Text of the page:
Uncle Reggie stories URS: memories are deep Uncle Reggie 的故事:记忆深处  (Sonic 翻译)

The brain is a wonderful organ. I can easily remember things that happened 30, 40, 50, even 60 years ago, with vividness that sometimes astonishes me. Events that had a great impact on my life especially come into focus, often in great detail. And as I am recounting a story over coffee with someone, further details amazingly and unexpectedly emerge, which is one reason why I like having coffee with people. After an amiable coffee, I have an urge to write down the story while it is still fresh in my mind, giving you the story straight from that coffee talk! Maybe the coffee ingredients even help!



After all, as a neonatologist (doctor that takes care of sick infants), my colleagues and I actually use caffeine to help premature babies who may have a breathing problem: the “coffee” prods their brain to wake up and start breathing. Definitely a great use of caffeine/ coffee. Hence the name of my first creative non-fiction book, Coffee with Uncle Reggie!


Photo 2. Where many good stories start: coffee prompted memories. Vietnamese coffee is even better (photo taken from the other option for my book cover).
图2.故事开始的地方:咖啡触动记忆。越南咖啡尤佳(照片来自于我的书, Coffee with Uncle Reggie的备选封面)


I had a cousin who had a brain aneurysm rupture when he was aged 44. I did not even know that he was in the USA until I received a worried call, “your cousin is very sick in Columbus; you should try to visit him.” While Columbus was indeed only two hours away from Cincinnati where I was living, when I received the call we were actually in Canada on a family trip. We therefore rushed down to Columbus to find this cousin.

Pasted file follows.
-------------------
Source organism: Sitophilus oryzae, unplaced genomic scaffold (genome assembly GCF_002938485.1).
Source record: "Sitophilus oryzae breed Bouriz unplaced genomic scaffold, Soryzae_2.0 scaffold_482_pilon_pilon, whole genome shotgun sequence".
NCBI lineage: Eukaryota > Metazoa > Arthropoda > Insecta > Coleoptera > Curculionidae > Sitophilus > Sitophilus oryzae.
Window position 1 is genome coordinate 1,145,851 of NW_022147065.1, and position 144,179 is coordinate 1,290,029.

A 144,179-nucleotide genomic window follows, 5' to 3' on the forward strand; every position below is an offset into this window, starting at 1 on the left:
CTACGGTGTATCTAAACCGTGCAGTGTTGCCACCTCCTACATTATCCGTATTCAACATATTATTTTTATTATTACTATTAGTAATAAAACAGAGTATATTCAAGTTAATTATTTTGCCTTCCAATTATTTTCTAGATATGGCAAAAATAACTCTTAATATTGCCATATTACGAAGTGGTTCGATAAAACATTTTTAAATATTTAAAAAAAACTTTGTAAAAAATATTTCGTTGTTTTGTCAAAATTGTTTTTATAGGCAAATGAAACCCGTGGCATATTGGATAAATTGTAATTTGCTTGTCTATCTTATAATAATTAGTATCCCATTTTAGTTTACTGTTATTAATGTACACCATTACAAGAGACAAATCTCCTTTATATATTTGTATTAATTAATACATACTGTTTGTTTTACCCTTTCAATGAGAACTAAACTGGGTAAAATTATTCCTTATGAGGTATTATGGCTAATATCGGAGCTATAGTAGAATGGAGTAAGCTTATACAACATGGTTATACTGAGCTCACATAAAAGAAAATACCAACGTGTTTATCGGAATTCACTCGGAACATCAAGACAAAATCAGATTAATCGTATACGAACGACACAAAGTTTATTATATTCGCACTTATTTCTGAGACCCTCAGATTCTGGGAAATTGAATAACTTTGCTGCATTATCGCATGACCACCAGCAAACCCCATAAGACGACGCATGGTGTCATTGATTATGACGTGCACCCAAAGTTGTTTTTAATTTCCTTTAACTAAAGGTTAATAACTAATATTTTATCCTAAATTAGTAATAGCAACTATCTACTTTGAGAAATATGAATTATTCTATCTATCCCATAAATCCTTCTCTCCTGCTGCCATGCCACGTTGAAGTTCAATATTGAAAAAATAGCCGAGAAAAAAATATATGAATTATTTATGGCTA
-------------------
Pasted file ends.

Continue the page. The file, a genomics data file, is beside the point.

My cousin was in a perilous state. He was drifting in and out of coma. His wife of less than 10 years was distressed because often he could not remember her, nor even the children. It was the first time I had met his family, and probably 36 years since I had seen my cousin. So I was shocked when I walked into his hospital bedroom, that he opened his eyes and recognized me, after all these years.



We were children when we last saw each other, but when he saw me it seemed like we had been apart only very briefly, and were continuing a conversation just recently broken off. He called me first, affectionately, by my childhood nickname “Miao” (the word for “cat” which sounds like my original native name). Then he proceeded to talk in his native childhood Chaozhou (Swatow or Shantou) language, which I knew. It was just like we were children again.


Photo 1. Proof that I knew Chaozhou (Swatow) language from childhood: from my baby book records kept by my mother.
图1. 我打小就会潮州话(汕头),我妈妈保存的我的儿时记录就是明证. 记录显示:在我1岁10月的时候,我的表妹用潮州话教我第一次饭前祷告,而我的妈妈用英语教我就寝时的祷告


On reflection, this childhood language he spoke, had long preceded his later English acquisition, which was the language of his American born wife and daughters. And then he lapsed back into a coma, and I never had a real chance to talk with him again. Somehow he had reached back into the deep recesses of his brain and found all those deep childhood Chaozhou connections to bring them to the surface, to communicate clearly to me, before he went to meet his Maker. In brain injury, often older memories which remain in the deepest parts of the brain may be spared, but more recent memories which are in the more superficial parts of the brain are often wiped out.